Column: If Supreme Court rules against NCAA athlete compensation, the fight must not end
What makes someone a professional?
Is it the mere distribution of a paycheck or are there other factors, such as the person’s unique level of expertise or their contributions to a company or enterprise? It makes sense that a multibillion-dollar industry is only a multibillion-dollar industry because of the competency of professionals and not a collection of “amateurs.”
This the moral, and economic, question at the heart of the NCAA’s longstanding reluctance to pay student-athletes.
This week the Supreme Court decided to deliberate the legal one.
Earlier this year the 9th Circuit Court of Appeals ruled that the NCAA’s limits on compensation violated federal antitrust law. Dozens of states, including California, either have passed or are working on bills that would prevent the NCAA from blocking student-athletes from cashing in on their fame.
The Supreme Court has agreed to rule on whether the NCAA can cap the education-related money that student athletes receive.
The NCAA is hoping a favorable Supreme Court ruling would at the very least delay what would be a seismic change in the way it has done business since John McKay’s integrated USC football team went down to Alabama a half-century ago and whupped Bear Bryant’s all-white Crimson Tide 42-21. Back then the average Division I athletic department raked in $6.5 million. In 2019, Alabama coach Nick Saban alone made $8.7 million. In 2018, Alabama’s athletic department raked in $177.5 million, with the football program accounting for $111.1 million.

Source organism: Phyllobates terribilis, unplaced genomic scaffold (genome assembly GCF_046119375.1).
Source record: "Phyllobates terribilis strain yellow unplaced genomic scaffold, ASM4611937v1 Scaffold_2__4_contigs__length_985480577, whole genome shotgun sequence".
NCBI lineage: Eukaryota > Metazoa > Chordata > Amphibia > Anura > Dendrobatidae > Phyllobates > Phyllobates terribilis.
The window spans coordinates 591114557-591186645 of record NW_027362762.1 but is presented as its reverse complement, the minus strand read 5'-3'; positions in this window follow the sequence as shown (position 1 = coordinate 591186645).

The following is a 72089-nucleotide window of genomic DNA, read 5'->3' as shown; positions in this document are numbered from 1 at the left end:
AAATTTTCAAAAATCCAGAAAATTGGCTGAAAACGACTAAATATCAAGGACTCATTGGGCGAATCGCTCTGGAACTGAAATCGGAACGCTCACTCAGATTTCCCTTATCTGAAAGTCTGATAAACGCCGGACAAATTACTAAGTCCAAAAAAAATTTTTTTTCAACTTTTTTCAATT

And the players? They’re amateurs, non-professionals, they don’t get paid.
“It’s a fairly strong argument that the NCAA rule could violate antitrust law,” said Sunny Hostin, ABC’s senior legal analyst and a former trial lawyer in the Justice Department’s antitrust division. “When you look at the revenue these students are generating, it’s a ridiculous premise.”
How can anyone continue to defend this blatant, indentured servitude? And don’t counter with the tuition-room-and-board argument, which is barter, not compensation. Not to mention a lazy, flawed argument.
The two sports dominated by Black and brown bodies — football and men’s basketball — are also the two sports directly responsible for 58% of the revenue generated by Football Bowl Subdivision schools. Football and basketball in Power 5 schools not only pay for new buildings and seven-figure salaries in the athletic department, but a recent study by the National Bureau of Economic Research lays out how they also have been supporting the non-revenue sports that mostly are populated by their rich, white counterparts. Sports such tennis, crew and sailing.
In a year in which several institutions are re-evaluating their practices as they relate to equality — including this week’s announcement that MLB will reclassify the Negro Leagues and their record books as major league — it’s time for the NCAA to address the immoral wealth gap it has created. And ignored.